Analysts See the Deal as the Next Logical Step for Dell

By Chris Preimesberger  |  Posted 2012-04-02 Print this article Print

"I see this as just the next step, going beyond PCs, for Dell," Mark Margevicius, vice president and research director of client computing at Gartner, told eWEEK. "This is a strong fulfillment on the portfolio. This allows them to backfill on pieces that are really important to their clients."

The second aspect of the deal, Margevicius said, is that it "crystallizes their vision and messaging about 'from the client to the cloud.'"

The thin-client market is still experiencing growth, despite all the recent noise about "bring your own devices" policies that many (especially newer) companies are now claiming. IDC has advised that the TC market will be worth $3 billion by 2015, powered by a healthy 15 percent compound annual growth rate. Government, health care and financial services are the leading verticals here, and those are big-ticket buyers that also purchase Dell servers, storage and laptops.

Wyse was No. 1 in market share of thin-client unit shipments in the fourth quarter of 2011, with trailing 12-month revenues at $375 million and 2011 revenues running at a remarkable 45 percent year-over-year growth rate.

Deal Hardly All About Thin Clients

However, this deal is hardly all about thin clients. Wyse has come up with some fancy cloud-management software over the last few years that plays largely into this transaction.

"We believe part of the rationale for this deal is defensive as thin clients cannibalize PCs; however, Dell believes that the overall impact of Wyse will add more to their software and services sales than hardware sales," Jefferies & Co analysts Peter Misek, Jason North and Billy Kim wrote in a research note. "We see the acquisition as a logical step in Dell's piecing together of a complete cloud computing stack."

Indeed. Wyse is a respected survivor in the shark-laden IT business and has gained a wealth of respect and loyalty from customers around the world in its generation-long existence.

"PCs are not a growth business; they have to kick free of that 'PC-maker' moniker. This is a key piece of that componentry that delivers a cloud vision," Margevicius said. "What they're [Dell] getting is a pretty extensive portfolio of IT. They [Wyse] have pocket cloud, thin OS, a streaming manager, and a variety of other tools and technologies that are really important."

PocketCloud Remote Desktop is Wyse's way to remotely connect a Mac or Windows desktop with an iOS or Android mobile device. Streaming Manager runs an OS locally on thin clients over a network without the usual multimedia/performance problems thin clients often encounter. Wyse's ThinOS runs Webcams using Citrix's XenDesktop.

Acquire or Partner? That is the Question

A big question on investors' minds, according to Sterne Agee's Wu, is whether Dell could have chosen to partner with Citrix and VMware on thin-client and virtualized desktop software, instead of making the acquisition.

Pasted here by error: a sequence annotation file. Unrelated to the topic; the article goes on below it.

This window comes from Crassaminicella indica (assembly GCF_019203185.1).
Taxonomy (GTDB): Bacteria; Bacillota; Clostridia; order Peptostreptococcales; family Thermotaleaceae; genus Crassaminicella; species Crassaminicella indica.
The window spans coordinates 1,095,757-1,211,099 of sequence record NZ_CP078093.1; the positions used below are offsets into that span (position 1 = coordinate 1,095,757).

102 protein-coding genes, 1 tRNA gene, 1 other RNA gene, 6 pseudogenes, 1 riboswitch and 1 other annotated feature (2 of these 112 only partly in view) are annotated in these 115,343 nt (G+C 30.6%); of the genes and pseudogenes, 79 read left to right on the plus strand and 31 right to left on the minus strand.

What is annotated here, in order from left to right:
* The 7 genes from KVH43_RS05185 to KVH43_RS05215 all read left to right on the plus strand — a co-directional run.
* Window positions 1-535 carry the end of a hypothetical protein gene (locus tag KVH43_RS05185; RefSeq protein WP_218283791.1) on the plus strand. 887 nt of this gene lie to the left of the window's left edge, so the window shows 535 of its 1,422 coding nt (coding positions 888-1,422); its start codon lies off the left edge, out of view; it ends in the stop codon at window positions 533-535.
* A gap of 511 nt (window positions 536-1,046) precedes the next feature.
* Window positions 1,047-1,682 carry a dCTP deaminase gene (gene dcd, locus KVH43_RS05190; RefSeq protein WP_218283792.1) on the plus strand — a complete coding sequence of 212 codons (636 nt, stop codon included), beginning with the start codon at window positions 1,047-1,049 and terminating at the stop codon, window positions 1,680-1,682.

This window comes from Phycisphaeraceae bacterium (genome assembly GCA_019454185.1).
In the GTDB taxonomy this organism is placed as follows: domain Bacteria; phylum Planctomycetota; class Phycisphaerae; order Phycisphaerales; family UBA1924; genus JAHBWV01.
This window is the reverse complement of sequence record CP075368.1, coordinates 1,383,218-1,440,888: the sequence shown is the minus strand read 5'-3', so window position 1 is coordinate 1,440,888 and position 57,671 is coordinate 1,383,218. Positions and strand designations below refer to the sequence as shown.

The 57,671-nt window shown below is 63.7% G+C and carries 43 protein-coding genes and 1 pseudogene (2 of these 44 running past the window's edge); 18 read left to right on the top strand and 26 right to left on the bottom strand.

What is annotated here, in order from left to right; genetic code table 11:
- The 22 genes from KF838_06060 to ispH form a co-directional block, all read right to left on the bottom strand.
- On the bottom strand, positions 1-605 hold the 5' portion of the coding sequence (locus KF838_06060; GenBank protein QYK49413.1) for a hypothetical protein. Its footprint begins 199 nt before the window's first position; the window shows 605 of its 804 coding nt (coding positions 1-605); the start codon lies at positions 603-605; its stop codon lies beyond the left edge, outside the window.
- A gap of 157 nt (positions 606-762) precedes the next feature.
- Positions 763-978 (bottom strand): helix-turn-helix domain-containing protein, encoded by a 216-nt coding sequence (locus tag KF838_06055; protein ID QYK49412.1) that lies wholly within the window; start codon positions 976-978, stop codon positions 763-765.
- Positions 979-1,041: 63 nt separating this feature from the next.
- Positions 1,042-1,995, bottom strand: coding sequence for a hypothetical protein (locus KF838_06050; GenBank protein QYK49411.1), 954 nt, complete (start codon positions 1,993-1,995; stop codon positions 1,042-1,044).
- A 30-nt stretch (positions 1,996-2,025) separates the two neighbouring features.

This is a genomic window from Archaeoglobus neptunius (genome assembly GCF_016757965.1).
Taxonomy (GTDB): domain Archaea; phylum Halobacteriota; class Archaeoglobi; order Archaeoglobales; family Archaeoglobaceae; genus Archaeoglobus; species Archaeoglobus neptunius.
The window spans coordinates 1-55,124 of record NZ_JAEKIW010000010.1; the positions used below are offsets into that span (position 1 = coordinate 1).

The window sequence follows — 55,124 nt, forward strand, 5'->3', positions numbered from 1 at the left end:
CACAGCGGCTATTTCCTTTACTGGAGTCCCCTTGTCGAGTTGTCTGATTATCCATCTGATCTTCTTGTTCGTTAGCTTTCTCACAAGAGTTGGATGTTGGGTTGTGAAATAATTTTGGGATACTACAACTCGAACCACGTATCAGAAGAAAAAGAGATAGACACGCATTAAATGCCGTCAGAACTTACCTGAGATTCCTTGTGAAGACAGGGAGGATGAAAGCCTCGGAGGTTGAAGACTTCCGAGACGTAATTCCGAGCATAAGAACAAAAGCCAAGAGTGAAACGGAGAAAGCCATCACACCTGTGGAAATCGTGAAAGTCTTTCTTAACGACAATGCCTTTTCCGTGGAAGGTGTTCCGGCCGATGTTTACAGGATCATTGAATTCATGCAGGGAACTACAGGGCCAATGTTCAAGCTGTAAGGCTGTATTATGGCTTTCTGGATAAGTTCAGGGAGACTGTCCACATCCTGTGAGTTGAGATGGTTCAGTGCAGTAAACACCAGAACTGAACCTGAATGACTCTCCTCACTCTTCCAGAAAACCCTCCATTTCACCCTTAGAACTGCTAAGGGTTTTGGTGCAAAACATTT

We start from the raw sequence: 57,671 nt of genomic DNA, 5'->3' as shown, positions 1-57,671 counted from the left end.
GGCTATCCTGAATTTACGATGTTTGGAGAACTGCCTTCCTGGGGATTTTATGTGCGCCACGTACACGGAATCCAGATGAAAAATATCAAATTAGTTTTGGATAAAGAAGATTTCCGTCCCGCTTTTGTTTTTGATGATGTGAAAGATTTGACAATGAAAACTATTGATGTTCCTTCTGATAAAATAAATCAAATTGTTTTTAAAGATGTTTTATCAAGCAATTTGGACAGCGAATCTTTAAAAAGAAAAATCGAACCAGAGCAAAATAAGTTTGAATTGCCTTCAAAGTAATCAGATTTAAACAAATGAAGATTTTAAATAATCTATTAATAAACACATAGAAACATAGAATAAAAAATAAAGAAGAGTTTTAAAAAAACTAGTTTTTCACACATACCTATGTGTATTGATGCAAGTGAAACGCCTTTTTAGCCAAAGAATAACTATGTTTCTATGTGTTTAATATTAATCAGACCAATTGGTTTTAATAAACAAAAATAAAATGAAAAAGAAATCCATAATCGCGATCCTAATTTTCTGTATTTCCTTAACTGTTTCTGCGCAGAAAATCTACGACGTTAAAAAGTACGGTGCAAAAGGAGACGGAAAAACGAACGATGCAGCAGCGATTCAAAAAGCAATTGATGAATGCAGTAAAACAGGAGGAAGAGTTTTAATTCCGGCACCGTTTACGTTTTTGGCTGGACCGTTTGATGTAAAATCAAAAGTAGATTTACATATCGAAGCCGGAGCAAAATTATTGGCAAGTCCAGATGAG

The realistic answer is that Dell can do all of the above; since it is has become an all-purpose data center products and services company, it can provide partnering solutions in TC and virtual desktop implementations just as easily as it can bring in its own products.

Dell is big on handling a virtual circus of IT in a data center and matching and melding new-gen software with legacy hardware and software. In a Big Tent, who would expect otherwise?

Chris Preimesberger is eWEEK's Editor for Features and Analysis. Twitter: @editingwhiz

Chris Preimesberger Chris Preimesberger was named Editor-in-Chief of Features & Analysis at eWEEK in November 2011. Previously he served eWEEK as Senior Writer, covering a range of IT sectors that include data center systems, cloud computing, storage, virtualization, green IT, e-discovery and IT governance. His blog, Storage Station, is considered a go-to information source. Chris won a national Folio Award for magazine writing in November 2011 for a cover story on and CEO-founder Marc Benioff, and he has served as a judge for the SIIA Codie Awards since 2005. In previous IT journalism, Chris was a founding editor of both IT Manager's Journal and and was managing editor of Software Development magazine. His diverse resume also includes: sportswriter for the Los Angeles Daily News, covering NCAA and NBA basketball, television critic for the Palo Alto Times Tribune, and Sports Information Director at Stanford University. He has served as a correspondent for The Associated Press, covering Stanford and NCAA tournament basketball, since 1983. He has covered a number of major events, including the 1984 Democratic National Convention, a Presidential press conference at the White House in 1993, the Emmy Awards (three times), two Rose Bowls, the Fiesta Bowl, several NCAA men's and women's basketball tournaments, a Formula One Grand Prix auto race, a heavyweight boxing championship bout (Ali vs. Spinks, 1978), and the 1985 Super Bowl. A 1975 graduate of Pepperdine University in Malibu, Calif., Chris has won more than a dozen regional and national awards for his work. He and his wife, Rebecca, have four children and reside in Redwood City, Calif.Follow on Twitter: editingwhiz

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